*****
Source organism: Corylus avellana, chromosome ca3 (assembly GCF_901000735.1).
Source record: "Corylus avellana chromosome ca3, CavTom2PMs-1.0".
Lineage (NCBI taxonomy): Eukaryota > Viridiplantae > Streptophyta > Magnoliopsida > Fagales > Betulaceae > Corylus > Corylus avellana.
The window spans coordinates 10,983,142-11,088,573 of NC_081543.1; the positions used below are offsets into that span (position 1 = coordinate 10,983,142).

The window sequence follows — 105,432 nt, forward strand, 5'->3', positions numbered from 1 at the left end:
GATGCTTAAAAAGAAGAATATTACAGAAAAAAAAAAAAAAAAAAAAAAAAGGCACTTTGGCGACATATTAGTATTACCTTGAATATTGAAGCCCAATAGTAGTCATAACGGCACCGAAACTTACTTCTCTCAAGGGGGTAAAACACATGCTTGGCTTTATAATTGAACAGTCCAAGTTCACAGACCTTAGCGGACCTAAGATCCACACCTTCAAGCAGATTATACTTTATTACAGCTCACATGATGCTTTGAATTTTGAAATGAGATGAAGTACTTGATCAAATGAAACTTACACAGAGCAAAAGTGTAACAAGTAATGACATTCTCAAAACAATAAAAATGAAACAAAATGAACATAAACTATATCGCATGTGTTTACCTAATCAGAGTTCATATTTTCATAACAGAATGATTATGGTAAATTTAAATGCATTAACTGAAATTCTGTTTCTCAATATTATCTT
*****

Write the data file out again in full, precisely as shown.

Source organism: Corylus avellana, chromosome ca3 (assembly GCF_901000735.1).
Source record: "Corylus avellana chromosome ca3, CavTom2PMs-1.0".
Lineage (NCBI taxonomy): Eukaryota > Viridiplantae > Streptophyta > Magnoliopsida > Fagales > Betulaceae > Corylus > Corylus avellana.
The window spans coordinates 10,983,142-11,088,573 of NC_081543.1; the positions used below are offsets into that span (position 1 = coordinate 10,983,142).

The window sequence follows — 105,432 nt, forward strand, 5'->3', positions numbered from 1 at the left end:
GATGCTTAAAAAGAAGAATATTACAGAAAAAAAAAAAAAAAAAAAAAAAAGGCACTTTGGCGACATATTAGTATTACCTTGAATATTGAAGCCCAATAGTAGTCATAACGGCACCGAAACTTACTTCTCTCAAGGGGGTAAAACACATGCTTGGCTTTATAATTGAACAGTCCAAGTTCACAGACCTTAGCGGACCTAAGATCCACACCTTCAAGCAGATTATACTTTATTACAGCTCACATGATGCTTTGAATTTTGAAATGAGATGAAGTACTTGATCAAATGAAACTTACACAGAGCAAAAGTGTAACAAGTAATGACATTCTCAAAACAATAAAAATGAAACAAAATGAACATAAACTATATCGCATGTGTTTACCTAATCAGAGTTCATATTTTCATAACAGAATGATTATGGTAAATTTAAATGCATTAACTGAAATTCTGTTTCTCAATATTATCTT